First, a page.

Ferrari turns its attention to the potential of hydrogen fuel cell luxury carsJuly 4, 2022
The Italian supercar maker intends to roll out the first model of its vehicle by 2030.
Ferrari is considering the potential of using hydrogen fuel cell technology for an upcoming luxury vehicle design, according to recent media reports.
The supercar maker is transitioning toward the use of electric powertrains in coming years.
Hydrogen fuel cell cars has already been rolled out to a limited degree by certain automakers such as Toyota and Hyundai. Even BMW has come out with certain H2 vehicle. Viritech and Pininfarina have also announced that they are working on similar tech. The zero-emission technology makes it possible for vehicles to operate without producing greenhouse gas. If green H2 is used to refuel the vehicle, then the production of the fuel will also be zero-emission.
The media reports, initially made by Reuters, claim that the new Ferrari production line has a focus on electric vehicles. The goal is to raise the automaker’s production at its Maranello, Italy plant. It wants to increase production by 35 percent, bringing its total to more than 15,000 by 2025 when compared to its 2021 production numbers of 11,155.
It is working to develop hydrogen fuel cell technology to help decarbonize its vehicles.
Ferrari will increase its production from its current 46 per day to 65 per day. It wants to achieve this goal in order to raise its profit margins.
The automaker’s CEO Benedetto Vigna said in the report that the automaker is partnered with four other companies in Europe and Asia to develop the necessary battery components for the company’s next generation of high-energy-density solid-state batteries. The purpose of the battery research is to produce a version that is lighter than current batteries.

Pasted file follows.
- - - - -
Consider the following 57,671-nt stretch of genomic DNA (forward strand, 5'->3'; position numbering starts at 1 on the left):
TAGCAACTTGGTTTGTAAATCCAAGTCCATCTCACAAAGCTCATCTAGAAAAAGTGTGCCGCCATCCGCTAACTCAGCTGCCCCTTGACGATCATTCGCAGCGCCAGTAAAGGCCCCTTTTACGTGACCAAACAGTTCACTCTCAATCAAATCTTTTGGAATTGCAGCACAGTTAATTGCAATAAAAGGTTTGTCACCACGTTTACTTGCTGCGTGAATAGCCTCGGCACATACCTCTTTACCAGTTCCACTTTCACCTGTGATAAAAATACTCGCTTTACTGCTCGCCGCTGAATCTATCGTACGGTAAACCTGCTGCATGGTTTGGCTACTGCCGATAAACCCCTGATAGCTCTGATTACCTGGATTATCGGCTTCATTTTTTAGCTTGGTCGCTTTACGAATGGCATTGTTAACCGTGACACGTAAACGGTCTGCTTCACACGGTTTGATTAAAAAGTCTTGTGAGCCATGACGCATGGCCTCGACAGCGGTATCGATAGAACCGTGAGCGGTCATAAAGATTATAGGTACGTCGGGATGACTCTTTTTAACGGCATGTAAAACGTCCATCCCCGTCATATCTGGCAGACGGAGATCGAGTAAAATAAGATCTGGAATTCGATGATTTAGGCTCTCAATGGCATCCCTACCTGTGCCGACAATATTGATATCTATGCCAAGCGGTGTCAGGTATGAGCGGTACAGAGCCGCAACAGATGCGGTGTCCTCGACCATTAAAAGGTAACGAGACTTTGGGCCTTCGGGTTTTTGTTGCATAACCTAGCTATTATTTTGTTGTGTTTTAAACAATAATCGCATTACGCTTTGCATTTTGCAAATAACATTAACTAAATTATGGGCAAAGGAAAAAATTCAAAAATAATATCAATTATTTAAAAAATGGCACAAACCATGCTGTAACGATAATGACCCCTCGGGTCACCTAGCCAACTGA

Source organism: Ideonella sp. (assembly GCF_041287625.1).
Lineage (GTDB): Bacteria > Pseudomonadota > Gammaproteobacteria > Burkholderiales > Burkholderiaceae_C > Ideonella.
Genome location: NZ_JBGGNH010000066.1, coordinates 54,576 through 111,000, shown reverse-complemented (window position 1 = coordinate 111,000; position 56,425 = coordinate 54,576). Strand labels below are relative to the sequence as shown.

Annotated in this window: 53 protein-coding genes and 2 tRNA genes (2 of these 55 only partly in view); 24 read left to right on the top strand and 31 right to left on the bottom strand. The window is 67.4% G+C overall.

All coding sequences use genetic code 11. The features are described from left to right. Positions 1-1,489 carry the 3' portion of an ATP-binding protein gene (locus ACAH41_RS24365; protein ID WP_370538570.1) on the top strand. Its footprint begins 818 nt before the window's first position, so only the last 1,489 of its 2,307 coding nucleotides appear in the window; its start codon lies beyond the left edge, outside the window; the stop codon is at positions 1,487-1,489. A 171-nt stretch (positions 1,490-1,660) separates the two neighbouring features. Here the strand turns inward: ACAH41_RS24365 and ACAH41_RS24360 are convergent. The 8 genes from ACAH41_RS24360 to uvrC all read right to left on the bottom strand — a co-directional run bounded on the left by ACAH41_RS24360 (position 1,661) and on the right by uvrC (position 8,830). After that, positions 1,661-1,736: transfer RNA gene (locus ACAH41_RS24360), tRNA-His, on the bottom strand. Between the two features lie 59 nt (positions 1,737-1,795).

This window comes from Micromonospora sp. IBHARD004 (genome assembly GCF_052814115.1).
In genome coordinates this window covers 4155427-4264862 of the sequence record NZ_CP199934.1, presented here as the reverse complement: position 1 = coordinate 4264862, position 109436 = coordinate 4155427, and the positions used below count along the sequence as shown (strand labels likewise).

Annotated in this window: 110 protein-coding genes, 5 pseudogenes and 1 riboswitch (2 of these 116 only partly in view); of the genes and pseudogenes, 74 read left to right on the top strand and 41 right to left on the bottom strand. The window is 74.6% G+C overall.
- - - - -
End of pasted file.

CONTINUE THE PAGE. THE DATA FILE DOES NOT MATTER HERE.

That said fuel cell vehicles require infrastructure that will allow them to refuel their H2. It’s unlikely that this network will be adequately built out in most of the automaker’s main markets until the 2030s. If that’s the case, even if the automaker rolls out its first hydrogen fuel cell vehicle it isn’t likely to occur until the end of this decade at the earliest so refueling will be available.
Article Updated 6/7/2023
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Ferrari’s CEO, Benedetto Vigna, has affirmed that the company’s decision to build internal combustion engine cars powered by e-fuels does not contradict its goal of achieving carbon neutrality by 2030. During the Financial Times’ ‘Future of the Car’ conference, Vigna stated that the two targets are “very much compatible.” Ferrari intends to use e-fuels, which are produced by synthesizing captured CO2 emissions and hydrogen using renewable or CO2-free electricity, for its thermal cars. Although Ferrari is already producing plug-in hybrid models and plans to launch its first full-electric vehicle in 2025, it has not established a timeline for transitioning to full-electric. However, Ferrari’s business plan forecasts that 80% of its range by 2030 will comprise fully-electric and hybrid models, with the remaining 20% powered by internal combustion engines.
From Factory to Classroom: Ferrari’s Investment in Hydrogen Education for a Sustainable Future.
Ferrari’s commitment to sustainability is not limited to its auto factories. The Ferrari Institute for Innovation at the Maranello school is investing in hydrogen technology and education, supported by European Structural Funds. Students are provided with a comprehensive educational experience, combining theoretical classroom instruction with hands-on practical activities and instruction from external experts. Through the project, students acquire the skills required to operate a hydrogen system and perform a hydrogen vehicle conversion. This investment in hydrogen education is vital to developing environmentally conscious citizens and equipping future professionals with the knowledge and skills necessary for a sustainable future. From Enzo Ferrari’s vision for professional training to modern-day initiatives, the Ferrari Institute for Innovation remains a leader in innovative education.